Like thousands in Cheltenham I cheered on the Lionesses, England’s women’s football team, as they won the UEFA 2022 final on Sunday. I watched the first half of the match in the Sandford Park Ale House, and nipped into the Retreat after a constituency meeting to watch the team lift the trophy after extra-time.
If the impact on my own girls aged ten and seven is anything to go by, this triumph will electrify girls’ football in Cheltenham. They and other youngsters have seen what is possible, and it will continue to inspire the next generation to success.
But without decent facilities, those seeds of enthusiasm won’t take root and flower. That’s why I am delighted that Cheltenham is benefiting from the Government’s £230 million investment to build and improve 8,000 grassroots football and multi-sport facilities by 2025.
Over £400,000 has already been spent on pitch and changing room improvements at Burrows Field to support Leckhampton Rovers FC, a community-led bid that I was delighted to champion with the Sports Minister directly. The funding will support the FA’s ambition for the tournament to create half a million extra opportunities for women and girls to play football.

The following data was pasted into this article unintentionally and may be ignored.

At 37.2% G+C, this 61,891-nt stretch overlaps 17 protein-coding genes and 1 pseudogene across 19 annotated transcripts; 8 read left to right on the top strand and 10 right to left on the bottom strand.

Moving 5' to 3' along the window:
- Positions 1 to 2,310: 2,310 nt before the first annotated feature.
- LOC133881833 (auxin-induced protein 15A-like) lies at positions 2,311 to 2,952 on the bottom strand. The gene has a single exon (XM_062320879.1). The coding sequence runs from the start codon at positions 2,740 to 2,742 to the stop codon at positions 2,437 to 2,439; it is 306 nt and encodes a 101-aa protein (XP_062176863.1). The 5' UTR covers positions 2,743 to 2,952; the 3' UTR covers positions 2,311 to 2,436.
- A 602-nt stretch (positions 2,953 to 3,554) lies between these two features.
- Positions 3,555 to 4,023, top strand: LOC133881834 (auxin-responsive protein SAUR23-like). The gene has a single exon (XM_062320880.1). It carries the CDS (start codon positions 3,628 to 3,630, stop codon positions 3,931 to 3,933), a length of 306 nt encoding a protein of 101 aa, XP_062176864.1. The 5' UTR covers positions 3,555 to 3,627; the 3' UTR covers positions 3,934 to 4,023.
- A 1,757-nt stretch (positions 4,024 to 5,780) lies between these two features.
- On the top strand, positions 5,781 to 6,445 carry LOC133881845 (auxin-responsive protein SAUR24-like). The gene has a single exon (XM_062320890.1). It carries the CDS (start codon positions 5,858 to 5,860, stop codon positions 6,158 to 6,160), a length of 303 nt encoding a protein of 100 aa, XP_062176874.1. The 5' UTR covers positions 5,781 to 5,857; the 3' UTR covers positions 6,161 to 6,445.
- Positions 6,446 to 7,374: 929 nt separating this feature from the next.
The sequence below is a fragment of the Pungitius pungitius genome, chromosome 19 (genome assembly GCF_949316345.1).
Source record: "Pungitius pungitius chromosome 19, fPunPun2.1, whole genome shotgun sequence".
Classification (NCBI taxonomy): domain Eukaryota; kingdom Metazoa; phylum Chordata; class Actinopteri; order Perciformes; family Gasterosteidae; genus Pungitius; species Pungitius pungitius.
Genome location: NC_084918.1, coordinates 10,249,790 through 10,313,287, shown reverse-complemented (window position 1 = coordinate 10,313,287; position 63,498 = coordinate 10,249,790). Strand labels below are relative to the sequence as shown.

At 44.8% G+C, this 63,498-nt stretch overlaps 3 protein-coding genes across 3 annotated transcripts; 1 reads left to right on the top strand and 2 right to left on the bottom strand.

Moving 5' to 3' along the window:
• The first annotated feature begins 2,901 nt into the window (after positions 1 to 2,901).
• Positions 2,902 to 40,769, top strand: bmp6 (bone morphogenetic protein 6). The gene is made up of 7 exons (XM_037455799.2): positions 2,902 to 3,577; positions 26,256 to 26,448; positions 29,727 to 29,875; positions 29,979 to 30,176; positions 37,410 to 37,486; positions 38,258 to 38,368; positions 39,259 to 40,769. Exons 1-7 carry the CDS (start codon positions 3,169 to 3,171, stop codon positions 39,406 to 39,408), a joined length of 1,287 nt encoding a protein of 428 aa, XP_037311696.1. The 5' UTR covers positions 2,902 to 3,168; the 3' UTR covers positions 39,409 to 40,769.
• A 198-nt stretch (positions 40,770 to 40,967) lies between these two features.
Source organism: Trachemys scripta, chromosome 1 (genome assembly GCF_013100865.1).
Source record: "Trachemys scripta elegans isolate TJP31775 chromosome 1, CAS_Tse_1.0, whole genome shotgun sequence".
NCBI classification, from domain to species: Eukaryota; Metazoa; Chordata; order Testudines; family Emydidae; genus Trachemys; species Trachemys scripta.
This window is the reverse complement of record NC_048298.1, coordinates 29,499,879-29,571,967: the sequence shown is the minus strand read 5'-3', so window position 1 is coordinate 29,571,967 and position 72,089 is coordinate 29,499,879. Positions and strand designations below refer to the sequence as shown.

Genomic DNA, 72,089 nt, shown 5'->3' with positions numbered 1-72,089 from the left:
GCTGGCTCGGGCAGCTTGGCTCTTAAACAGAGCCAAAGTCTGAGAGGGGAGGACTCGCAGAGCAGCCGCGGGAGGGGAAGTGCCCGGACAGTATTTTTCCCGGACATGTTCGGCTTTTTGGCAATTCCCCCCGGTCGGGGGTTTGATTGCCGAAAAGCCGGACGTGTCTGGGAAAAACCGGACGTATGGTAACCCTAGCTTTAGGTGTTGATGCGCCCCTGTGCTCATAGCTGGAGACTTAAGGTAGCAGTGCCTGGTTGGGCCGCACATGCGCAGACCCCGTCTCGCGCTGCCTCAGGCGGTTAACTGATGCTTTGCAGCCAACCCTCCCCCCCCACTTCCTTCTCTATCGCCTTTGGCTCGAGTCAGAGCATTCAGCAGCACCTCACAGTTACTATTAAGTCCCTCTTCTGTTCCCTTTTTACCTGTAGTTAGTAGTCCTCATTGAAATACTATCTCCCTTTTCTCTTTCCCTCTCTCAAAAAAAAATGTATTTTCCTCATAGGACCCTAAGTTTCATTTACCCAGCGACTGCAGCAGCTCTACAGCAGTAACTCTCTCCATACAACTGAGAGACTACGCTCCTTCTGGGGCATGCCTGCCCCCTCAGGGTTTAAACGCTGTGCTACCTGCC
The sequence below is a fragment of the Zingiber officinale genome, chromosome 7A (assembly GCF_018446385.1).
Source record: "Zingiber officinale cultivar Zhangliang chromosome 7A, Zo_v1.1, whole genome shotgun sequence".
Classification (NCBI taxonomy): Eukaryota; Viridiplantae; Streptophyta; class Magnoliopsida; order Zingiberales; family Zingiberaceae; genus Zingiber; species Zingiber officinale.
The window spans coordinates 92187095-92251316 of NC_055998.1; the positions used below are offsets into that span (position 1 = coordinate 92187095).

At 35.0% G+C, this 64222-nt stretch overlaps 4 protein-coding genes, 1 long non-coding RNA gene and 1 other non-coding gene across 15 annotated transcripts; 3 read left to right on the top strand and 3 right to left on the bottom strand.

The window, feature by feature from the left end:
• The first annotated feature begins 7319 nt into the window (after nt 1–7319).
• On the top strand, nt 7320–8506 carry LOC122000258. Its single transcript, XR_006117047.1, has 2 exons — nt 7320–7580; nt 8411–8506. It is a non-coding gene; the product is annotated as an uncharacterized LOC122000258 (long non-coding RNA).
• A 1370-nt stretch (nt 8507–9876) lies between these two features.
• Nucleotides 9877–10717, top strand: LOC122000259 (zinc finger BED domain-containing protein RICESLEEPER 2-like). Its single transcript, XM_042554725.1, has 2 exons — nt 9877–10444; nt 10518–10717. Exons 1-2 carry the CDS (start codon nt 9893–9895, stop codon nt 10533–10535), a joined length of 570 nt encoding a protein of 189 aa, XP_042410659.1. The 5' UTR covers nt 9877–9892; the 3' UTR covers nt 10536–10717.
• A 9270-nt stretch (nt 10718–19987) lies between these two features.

There are solid foundations already for girls’ football in Cheltenham. Cheltenham Town Ladies Football Club run sides from under-8 to Senior, Cheltenham Civil Service AFC Ladies team plays Gloucestershire County Women’s Football League. And Charlton Rovers, Lakeside FC, Leckhampton Rovers and Prestbury Phantoms enter different age group teams in the Gloucester County Girls’ League.
More investment is coming. Over £500,000 has also been awarded to nearby Bishops Cleeve FC to support their major upgrade, including a new 3G pitch.
Sport is not a ‘nice to have’: it contributes enormously to health and wellbeing. With a recent survey of 8,000 British women by Nuffield Health indicating that around half had done no vigorous exercise in the last year, everything possible must be done to support women’s and girls’ sport in Cheltenham and beyond.